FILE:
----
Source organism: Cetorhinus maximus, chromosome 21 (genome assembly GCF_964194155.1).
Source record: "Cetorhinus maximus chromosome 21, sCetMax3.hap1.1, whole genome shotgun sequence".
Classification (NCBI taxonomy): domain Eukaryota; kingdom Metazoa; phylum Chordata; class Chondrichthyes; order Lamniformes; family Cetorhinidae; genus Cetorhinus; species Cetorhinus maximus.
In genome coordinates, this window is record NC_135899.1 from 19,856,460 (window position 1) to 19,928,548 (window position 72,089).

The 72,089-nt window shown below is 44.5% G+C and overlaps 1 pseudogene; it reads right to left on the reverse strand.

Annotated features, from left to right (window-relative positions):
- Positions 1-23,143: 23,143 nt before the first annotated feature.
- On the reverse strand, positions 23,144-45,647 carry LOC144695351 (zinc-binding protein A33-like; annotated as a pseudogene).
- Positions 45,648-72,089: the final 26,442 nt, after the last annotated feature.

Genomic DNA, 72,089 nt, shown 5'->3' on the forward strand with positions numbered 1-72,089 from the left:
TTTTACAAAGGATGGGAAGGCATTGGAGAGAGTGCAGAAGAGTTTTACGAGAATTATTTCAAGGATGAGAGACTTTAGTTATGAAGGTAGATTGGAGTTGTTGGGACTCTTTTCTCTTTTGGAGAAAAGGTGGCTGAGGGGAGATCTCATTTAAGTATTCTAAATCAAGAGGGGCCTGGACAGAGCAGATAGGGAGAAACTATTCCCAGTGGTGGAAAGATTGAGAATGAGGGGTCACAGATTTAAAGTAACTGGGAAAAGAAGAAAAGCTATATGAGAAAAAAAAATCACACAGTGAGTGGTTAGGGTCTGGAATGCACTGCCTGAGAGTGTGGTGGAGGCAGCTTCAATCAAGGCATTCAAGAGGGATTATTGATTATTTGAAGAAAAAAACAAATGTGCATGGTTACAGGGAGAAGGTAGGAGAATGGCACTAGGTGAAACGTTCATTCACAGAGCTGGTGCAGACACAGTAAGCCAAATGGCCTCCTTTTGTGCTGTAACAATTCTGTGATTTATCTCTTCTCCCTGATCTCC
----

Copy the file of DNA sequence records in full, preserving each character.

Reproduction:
Source organism: Cetorhinus maximus, chromosome 21 (genome assembly GCF_964194155.1).
Source record: "Cetorhinus maximus chromosome 21, sCetMax3.hap1.1, whole genome shotgun sequence".
Classification (NCBI taxonomy): domain Eukaryota; kingdom Metazoa; phylum Chordata; class Chondrichthyes; order Lamniformes; family Cetorhinidae; genus Cetorhinus; species Cetorhinus maximus.
In genome coordinates, this window is record NC_135899.1 from 19,856,460 (window position 1) to 19,928,548 (window position 72,089).

The 72,089-nt window shown below is 44.5% G+C and overlaps 1 pseudogene; it reads right to left on the reverse strand.

Annotated features, from left to right (window-relative positions):
- Positions 1-23,143: 23,143 nt before the first annotated feature.
- On the reverse strand, positions 23,144-45,647 carry LOC144695351 (zinc-binding protein A33-like; annotated as a pseudogene).
- Positions 45,648-72,089: the final 26,442 nt, after the last annotated feature.

Genomic DNA, 72,089 nt, shown 5'->3' on the forward strand with positions numbered 1-72,089 from the left:
TTTTACAAAGGATGGGAAGGCATTGGAGAGAGTGCAGAAGAGTTTTACGAGAATTATTTCAAGGATGAGAGACTTTAGTTATGAAGGTAGATTGGAGTTGTTGGGACTCTTTTCTCTTTTGGAGAAAAGGTGGCTGAGGGGAGATCTCATTTAAGTATTCTAAATCAAGAGGGGCCTGGACAGAGCAGATAGGGAGAAACTATTCCCAGTGGTGGAAAGATTGAGAATGAGGGGTCACAGATTTAAAGTAACTGGGAAAAGAAGAAAAGCTATATGAGAAAAAAAAATCACACAGTGAGTGGTTAGGGTCTGGAATGCACTGCCTGAGAGTGTGGTGGAGGCAGCTTCAATCAAGGCATTCAAGAGGGATTATTGATTATTTGAAGAAAAAAACAAATGTGCATGGTTACAGGGAGAAGGTAGGAGAATGGCACTAGGTGAAACGTTCATTCACAGAGCTGGTGCAGACACAGTAAGCCAAATGGCCTCCTTTTGTGCTGTAACAATTCTGTGATTTATCTCTTCTCCCTGATCTCC